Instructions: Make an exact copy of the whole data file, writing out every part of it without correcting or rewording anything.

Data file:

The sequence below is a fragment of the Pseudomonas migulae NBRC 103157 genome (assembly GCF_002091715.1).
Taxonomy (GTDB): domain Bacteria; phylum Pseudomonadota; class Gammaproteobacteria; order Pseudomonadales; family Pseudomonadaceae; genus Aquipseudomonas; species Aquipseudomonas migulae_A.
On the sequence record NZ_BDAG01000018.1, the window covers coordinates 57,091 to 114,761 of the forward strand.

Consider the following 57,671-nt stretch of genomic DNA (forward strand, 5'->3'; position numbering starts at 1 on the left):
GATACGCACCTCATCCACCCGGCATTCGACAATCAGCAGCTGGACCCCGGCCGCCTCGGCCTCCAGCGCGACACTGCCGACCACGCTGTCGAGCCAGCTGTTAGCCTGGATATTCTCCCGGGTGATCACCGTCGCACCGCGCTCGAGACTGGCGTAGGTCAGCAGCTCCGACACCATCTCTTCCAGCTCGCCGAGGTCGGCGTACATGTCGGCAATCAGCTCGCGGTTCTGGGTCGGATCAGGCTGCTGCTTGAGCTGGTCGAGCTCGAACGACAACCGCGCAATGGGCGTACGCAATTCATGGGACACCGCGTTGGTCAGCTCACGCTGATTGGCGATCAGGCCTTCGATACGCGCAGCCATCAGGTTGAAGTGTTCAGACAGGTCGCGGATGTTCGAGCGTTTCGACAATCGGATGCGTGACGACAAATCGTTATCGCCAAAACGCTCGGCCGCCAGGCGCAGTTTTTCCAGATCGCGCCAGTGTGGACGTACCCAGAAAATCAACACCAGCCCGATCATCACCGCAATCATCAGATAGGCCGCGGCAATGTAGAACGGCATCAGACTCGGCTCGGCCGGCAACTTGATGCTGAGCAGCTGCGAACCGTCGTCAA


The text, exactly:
The sequence below is a fragment of the Pseudomonas migulae NBRC 103157 genome (assembly GCF_002091715.1).
Taxonomy (GTDB): domain Bacteria; phylum Pseudomonadota; class Gammaproteobacteria; order Pseudomonadales; family Pseudomonadaceae; genus Aquipseudomonas; species Aquipseudomonas migulae_A.
On the sequence record NZ_BDAG01000018.1, the window covers coordinates 57,091 to 114,761 of the forward strand.

Consider the following 57,671-nt stretch of genomic DNA (forward strand, 5'->3'; position numbering starts at 1 on the left):
GATACGCACCTCATCCACCCGGCATTCGACAATCAGCAGCTGGACCCCGGCCGCCTCGGCCTCCAGCGCGACACTGCCGACCACGCTGTCGAGCCAGCTGTTAGCCTGGATATTCTCCCGGGTGATCACCGTCGCACCGCGCTCGAGACTGGCGTAGGTCAGCAGCTCCGACACCATCTCTTCCAGCTCGCCGAGGTCGGCGTACATGTCGGCAATCAGCTCGCGGTTCTGGGTCGGATCAGGCTGCTGCTTGAGCTGGTCGAGCTCGAACGACAACCGCGCAATGGGCGTACGCAATTCATGGGACACCGCGTTGGTCAGCTCACGCTGATTGGCGATCAGGCCTTCGATACGCGCAGCCATCAGGTTGAAGTGTTCAGACAGGTCGCGGATGTTCGAGCGTTTCGACAATCGGATGCGTGACGACAAATCGTTATCGCCAAAACGCTCGGCCGCCAGGCGCAGTTTTTCCAGATCGCGCCAGTGTGGACGTACCCAGAAAATCAACACCAGCCCGATCATCACCGCAATCATCAGATAGGCCGCGGCAATGTAGAACGGCATCAGACTCGGCTCGGCCGGCAACTTGATGCTGAGCAGCTGCGAACCGTCGTCAA